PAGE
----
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Bioengineers at University of Pennsylvania devise nanoscale system to measure cellular forces
Date:8/27/2007

revealed two responses: a sudden loss in contractility that occurred within the first minute of stimulation or a gradual decay in contractility over several minutes.

For both types of responses, the subcellular distribution of loss in traction forces was not confined to locations near the actuated micropost or uniformly across the whole cell but instead occurred at discrete locations along the cell periphery. Together, these data suggest that cells actively adjust their internal tension to mechanical forces arising in their microenvironment and reveal an important dynamic biological relationship between external and internal forces.

Mechanical forces contribute to many cellular functions, including changes in gene expression, proliferation and differentiation.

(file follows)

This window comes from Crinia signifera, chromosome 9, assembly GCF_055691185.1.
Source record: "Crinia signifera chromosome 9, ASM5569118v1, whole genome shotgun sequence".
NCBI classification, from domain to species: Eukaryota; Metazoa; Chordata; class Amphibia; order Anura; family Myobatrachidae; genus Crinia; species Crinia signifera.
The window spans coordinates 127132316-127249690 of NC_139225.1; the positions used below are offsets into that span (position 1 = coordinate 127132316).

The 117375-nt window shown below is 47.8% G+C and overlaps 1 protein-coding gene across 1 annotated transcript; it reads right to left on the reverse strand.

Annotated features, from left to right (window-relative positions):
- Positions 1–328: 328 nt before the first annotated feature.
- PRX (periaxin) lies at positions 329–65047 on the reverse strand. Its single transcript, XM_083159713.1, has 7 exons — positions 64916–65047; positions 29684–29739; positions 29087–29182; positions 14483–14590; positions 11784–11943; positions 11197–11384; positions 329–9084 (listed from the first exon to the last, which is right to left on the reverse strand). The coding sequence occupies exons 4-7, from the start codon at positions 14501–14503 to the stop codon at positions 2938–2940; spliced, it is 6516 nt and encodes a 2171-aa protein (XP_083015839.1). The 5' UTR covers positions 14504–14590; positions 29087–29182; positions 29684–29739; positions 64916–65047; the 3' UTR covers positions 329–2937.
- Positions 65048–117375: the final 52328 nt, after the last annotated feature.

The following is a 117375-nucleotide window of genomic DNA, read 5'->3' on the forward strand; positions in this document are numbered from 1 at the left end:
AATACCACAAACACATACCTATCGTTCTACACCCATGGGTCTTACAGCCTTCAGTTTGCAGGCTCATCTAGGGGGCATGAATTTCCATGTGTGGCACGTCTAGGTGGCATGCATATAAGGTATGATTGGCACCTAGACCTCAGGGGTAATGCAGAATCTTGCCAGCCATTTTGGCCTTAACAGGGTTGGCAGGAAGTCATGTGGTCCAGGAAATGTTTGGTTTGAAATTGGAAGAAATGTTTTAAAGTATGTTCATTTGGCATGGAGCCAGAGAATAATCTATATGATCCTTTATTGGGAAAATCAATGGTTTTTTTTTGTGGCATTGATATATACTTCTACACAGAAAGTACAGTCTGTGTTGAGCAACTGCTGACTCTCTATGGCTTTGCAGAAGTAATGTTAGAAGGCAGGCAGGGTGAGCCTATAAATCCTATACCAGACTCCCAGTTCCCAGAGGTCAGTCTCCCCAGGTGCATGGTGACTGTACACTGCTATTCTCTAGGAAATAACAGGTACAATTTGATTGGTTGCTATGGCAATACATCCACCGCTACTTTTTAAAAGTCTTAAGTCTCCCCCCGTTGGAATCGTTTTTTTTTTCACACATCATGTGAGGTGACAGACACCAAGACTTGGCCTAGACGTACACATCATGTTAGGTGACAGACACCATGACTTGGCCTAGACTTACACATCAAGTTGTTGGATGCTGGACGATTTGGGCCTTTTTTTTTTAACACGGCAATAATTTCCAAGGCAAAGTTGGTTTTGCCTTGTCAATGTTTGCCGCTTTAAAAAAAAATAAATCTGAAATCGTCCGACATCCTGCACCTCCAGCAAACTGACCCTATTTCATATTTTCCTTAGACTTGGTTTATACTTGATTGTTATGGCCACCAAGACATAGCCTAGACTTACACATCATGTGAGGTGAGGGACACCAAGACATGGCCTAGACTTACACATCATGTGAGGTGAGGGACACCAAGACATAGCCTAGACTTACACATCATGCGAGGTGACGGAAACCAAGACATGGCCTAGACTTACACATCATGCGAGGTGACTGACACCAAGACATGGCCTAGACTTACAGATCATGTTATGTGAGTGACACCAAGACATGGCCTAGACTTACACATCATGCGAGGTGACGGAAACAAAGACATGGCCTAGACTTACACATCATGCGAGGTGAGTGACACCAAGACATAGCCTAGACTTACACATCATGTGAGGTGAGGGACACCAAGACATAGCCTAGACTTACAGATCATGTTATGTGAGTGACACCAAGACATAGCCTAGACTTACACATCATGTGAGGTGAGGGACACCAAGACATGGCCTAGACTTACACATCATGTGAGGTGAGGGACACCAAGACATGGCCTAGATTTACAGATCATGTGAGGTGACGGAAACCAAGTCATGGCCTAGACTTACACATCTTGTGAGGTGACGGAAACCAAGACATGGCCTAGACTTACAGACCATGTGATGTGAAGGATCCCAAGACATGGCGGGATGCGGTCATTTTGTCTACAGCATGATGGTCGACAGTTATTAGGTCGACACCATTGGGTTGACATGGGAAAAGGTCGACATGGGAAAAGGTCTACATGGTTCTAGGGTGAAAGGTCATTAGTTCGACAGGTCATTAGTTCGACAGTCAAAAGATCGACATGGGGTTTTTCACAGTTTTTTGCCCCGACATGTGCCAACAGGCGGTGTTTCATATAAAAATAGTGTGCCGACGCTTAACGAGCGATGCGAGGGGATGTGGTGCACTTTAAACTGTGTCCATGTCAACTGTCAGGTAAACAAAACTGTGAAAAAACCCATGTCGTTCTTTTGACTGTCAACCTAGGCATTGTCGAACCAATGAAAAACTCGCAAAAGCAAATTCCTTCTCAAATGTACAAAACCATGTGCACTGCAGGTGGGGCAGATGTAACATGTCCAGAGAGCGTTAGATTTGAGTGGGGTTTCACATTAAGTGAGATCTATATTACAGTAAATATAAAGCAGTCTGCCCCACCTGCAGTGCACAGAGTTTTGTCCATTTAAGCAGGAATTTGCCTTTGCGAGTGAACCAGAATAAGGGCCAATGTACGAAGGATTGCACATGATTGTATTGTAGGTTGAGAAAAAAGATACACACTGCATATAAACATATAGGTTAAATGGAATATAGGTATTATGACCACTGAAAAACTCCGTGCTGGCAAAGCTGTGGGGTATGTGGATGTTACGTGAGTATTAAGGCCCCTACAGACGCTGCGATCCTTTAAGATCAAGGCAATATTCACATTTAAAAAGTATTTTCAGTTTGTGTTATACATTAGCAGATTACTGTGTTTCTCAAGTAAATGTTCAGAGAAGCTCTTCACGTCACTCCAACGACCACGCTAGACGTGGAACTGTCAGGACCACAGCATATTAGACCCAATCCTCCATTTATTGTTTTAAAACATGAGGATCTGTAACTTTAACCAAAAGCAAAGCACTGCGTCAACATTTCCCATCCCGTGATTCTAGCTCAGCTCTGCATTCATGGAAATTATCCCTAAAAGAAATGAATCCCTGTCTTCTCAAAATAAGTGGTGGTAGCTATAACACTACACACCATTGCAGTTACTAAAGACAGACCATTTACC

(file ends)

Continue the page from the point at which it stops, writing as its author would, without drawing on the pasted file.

Applying shear or tensile stresses to cells in culture, for example, can induce changes in adhesion regulation, intracellular signaling and cell function much like internal forces do. The similarities in cellular responses to external and internal forces have led to the suggestion that both types of forces may use shared mechanotransduction pathways to convert mechanical stimuli into biochemical signals. While externally applied and internally generated forces may act independently on cells, the University of Pennsylvania team postulated and then showed that they are coupled.


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Contact: Jordan Reese
jreese@pobox.upenn.edu
215-573-6604
University of Pennsylvania
Source:Eurekalert

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